What is Kanban and How Did it Originate?
Kanban (看板) (signboard or billboard in Japanese) is a scheduling system for lean manufacturing and just-in-time manufacturing (JIT). It uses visual signage to control the flow of materials during a process.
Taiichi Ohno, an industrial engineer at Toyota, developed kanban to improve manufacturing efficiency. He observed the way American supermarkets stocked only what they needed, restocking only when they needed to. This led to producing just enough, rather than overproducing. This idea was not totally accepted at first as people were used to having extra material on hand even when they didn’t need it. As the efficiency of Kanban became apparent, production became reduced to only what was needed based on customer demand. Kanban became the system for controlling this type of production, originating in the 1940s.
……so how will Kanban help you in the food processing industry?
The Kanban Method allows a processing facility to visualize its production workflow. Consequently, companies will reduce inefficiencies and achieve goals easily. Following is steps you can take to implement Kanban methodology into your production facility:
Create a clear mental picture of the whole production process
Drawing the process can help to create a clear visual
Where is the process smooth and where does it need to be improved?
Splitting tasks so that each person is responsible for one job, will help employees to concentrate and maximize their output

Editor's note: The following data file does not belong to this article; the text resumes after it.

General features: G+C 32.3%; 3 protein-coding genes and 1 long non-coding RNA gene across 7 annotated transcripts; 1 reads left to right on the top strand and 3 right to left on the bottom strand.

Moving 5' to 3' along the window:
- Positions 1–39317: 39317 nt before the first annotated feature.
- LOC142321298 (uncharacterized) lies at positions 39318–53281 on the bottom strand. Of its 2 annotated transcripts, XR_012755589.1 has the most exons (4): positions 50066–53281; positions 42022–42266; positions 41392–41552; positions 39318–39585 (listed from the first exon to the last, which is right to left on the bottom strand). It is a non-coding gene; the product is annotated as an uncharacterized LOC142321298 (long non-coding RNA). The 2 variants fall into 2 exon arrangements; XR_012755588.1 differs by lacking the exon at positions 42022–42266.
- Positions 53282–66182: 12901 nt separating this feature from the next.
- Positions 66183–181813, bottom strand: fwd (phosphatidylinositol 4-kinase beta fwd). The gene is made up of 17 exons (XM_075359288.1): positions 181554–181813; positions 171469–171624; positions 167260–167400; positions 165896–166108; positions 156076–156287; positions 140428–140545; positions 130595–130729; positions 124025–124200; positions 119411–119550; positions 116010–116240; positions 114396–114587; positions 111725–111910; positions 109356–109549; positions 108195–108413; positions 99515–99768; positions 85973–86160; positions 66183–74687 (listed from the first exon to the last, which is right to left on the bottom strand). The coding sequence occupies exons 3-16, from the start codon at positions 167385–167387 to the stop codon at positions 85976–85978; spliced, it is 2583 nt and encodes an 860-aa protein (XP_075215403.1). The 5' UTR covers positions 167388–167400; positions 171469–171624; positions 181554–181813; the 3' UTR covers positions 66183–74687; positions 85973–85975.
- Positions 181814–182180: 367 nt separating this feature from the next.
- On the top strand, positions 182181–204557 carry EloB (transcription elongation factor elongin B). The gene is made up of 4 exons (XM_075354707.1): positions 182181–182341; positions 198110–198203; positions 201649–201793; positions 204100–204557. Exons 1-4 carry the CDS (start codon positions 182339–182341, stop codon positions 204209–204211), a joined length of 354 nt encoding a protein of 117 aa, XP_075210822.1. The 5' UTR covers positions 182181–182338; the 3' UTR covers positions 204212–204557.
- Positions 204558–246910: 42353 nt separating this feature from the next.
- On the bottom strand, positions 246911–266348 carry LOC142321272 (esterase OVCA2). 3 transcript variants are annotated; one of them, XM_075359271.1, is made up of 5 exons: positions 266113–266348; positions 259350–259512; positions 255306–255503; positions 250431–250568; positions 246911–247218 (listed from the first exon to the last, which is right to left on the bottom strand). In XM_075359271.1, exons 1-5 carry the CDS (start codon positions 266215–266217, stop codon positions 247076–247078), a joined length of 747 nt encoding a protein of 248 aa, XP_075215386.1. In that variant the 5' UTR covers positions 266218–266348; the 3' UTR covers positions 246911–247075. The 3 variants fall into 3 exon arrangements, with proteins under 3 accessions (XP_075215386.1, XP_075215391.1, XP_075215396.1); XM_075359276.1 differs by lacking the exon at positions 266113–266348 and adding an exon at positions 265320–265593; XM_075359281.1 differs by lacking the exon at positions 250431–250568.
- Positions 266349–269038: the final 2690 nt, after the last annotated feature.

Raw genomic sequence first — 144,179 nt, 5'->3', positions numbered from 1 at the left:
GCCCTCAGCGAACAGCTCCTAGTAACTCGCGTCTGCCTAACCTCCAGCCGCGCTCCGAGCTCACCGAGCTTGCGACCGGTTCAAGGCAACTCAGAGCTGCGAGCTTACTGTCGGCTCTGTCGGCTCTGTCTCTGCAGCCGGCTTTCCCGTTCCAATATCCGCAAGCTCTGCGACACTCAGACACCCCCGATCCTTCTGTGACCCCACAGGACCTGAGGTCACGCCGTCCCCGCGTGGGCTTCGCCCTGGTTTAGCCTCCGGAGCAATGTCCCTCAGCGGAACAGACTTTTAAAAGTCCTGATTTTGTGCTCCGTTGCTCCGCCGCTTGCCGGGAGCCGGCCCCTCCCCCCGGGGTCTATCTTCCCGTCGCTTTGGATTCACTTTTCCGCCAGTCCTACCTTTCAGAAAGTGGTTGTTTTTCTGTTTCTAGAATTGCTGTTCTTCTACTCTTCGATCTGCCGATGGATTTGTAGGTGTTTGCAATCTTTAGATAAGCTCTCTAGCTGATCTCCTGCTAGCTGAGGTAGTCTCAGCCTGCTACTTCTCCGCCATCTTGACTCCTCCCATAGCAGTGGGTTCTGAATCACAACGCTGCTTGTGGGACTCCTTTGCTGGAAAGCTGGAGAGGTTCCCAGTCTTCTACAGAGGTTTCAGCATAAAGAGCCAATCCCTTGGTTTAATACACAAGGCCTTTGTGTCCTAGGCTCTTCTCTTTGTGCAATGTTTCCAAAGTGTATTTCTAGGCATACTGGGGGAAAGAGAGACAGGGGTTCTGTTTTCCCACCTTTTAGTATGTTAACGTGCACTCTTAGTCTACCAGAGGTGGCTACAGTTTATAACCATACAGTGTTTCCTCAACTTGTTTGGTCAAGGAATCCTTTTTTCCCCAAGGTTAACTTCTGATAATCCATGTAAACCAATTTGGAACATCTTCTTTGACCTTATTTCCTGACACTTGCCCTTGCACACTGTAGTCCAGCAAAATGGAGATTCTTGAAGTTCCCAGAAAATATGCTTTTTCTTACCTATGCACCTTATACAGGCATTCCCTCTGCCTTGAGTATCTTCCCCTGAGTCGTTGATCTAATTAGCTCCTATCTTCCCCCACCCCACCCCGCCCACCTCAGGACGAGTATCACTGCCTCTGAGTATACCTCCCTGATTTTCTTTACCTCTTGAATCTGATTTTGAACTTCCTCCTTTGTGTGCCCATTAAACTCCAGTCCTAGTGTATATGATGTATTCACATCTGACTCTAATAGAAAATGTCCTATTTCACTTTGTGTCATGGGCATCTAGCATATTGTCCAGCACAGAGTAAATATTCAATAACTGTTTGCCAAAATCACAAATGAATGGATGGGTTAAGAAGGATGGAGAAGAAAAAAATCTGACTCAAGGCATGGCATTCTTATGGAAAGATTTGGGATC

The success of Kanban revolves around WIP (Work in Progress) – the single tasks will increase productivity to the next level.
Monitor the production process flow, analyze the drawbacks, and finally implement the desired changes.
Control charts or cumulative flow diagrams can be useful in measuring a workflow.
When rules are defined and everyone understands their role in the production flow, each person can then make result orientated decisions.
Key Signs that can be implemented in the Food Production Industry:
– PPE Dispenser Level Indicator Station signage to monitor replenishment levels
– Monitor your PPE levels for Earplugs, Gloves, Lab coats, Aprons, Sleeves, Color-coded Hairnets & Bouffant caps, etc.
– Visual Signage for any labeling levels during the food production process
– Visual Signage for monitoring packaging that is consumed during the food production flow
– Any type of consumable that is important to & needs to be near at hand during the food production process is essential to have visual signage for a successful Kanban implementation.
Kanban Basic Principles:
The Amerisan Team are experts at helping customers with Visual Workplace and Organizational signage to make Kanban a success at your Food Processing Facility!